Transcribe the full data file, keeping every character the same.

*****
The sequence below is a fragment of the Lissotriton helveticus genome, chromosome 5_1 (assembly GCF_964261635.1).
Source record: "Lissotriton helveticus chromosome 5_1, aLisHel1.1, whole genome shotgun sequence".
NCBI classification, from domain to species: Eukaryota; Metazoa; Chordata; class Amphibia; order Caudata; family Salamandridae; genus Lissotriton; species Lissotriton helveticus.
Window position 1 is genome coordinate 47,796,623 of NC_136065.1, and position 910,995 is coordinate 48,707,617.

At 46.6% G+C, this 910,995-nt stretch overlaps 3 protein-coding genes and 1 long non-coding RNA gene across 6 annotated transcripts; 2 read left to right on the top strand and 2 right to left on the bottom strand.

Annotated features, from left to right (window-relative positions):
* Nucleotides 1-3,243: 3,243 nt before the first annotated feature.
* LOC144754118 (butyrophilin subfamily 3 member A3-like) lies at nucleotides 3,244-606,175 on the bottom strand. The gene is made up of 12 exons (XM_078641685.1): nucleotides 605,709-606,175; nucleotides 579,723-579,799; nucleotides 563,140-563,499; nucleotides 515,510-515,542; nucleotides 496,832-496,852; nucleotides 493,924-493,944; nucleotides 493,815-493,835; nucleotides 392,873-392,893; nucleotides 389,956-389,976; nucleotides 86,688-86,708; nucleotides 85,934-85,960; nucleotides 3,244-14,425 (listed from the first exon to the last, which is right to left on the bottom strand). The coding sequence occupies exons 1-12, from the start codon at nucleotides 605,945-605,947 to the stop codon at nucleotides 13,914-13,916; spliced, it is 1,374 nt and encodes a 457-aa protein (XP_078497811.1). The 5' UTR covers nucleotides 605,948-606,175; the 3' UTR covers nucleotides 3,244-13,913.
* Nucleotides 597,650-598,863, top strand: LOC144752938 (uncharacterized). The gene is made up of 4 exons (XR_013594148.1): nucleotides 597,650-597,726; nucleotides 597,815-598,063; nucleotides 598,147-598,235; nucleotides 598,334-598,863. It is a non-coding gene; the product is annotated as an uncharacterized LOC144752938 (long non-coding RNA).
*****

The sequence below is a fragment of the Lissotriton helveticus genome, chromosome 5_1 (assembly GCF_964261635.1).
Source record: "Lissotriton helveticus chromosome 5_1, aLisHel1.1, whole genome shotgun sequence".
NCBI classification, from domain to species: Eukaryota; Metazoa; Chordata; class Amphibia; order Caudata; family Salamandridae; genus Lissotriton; species Lissotriton helveticus.
Window position 1 is genome coordinate 47,796,623 of NC_136065.1, and position 910,995 is coordinate 48,707,617.

At 46.6% G+C, this 910,995-nt stretch overlaps 3 protein-coding genes and 1 long non-coding RNA gene across 6 annotated transcripts; 2 read left to right on the top strand and 2 right to left on the bottom strand.

Annotated features, from left to right (window-relative positions):
* Nucleotides 1-3,243: 3,243 nt before the first annotated feature.
* LOC144754118 (butyrophilin subfamily 3 member A3-like) lies at nucleotides 3,244-606,175 on the bottom strand. The gene is made up of 12 exons (XM_078641685.1): nucleotides 605,709-606,175; nucleotides 579,723-579,799; nucleotides 563,140-563,499; nucleotides 515,510-515,542; nucleotides 496,832-496,852; nucleotides 493,924-493,944; nucleotides 493,815-493,835; nucleotides 392,873-392,893; nucleotides 389,956-389,976; nucleotides 86,688-86,708; nucleotides 85,934-85,960; nucleotides 3,244-14,425 (listed from the first exon to the last, which is right to left on the bottom strand). The coding sequence occupies exons 1-12, from the start codon at nucleotides 605,945-605,947 to the stop codon at nucleotides 13,914-13,916; spliced, it is 1,374 nt and encodes a 457-aa protein (XP_078497811.1). The 5' UTR covers nucleotides 605,948-606,175; the 3' UTR covers nucleotides 3,244-13,913.
* Nucleotides 597,650-598,863, top strand: LOC144752938 (uncharacterized). The gene is made up of 4 exons (XR_013594148.1): nucleotides 597,650-597,726; nucleotides 597,815-598,063; nucleotides 598,147-598,235; nucleotides 598,334-598,863. It is a non-coding gene; the product is annotated as an uncharacterized LOC144752938 (long non-coding RNA).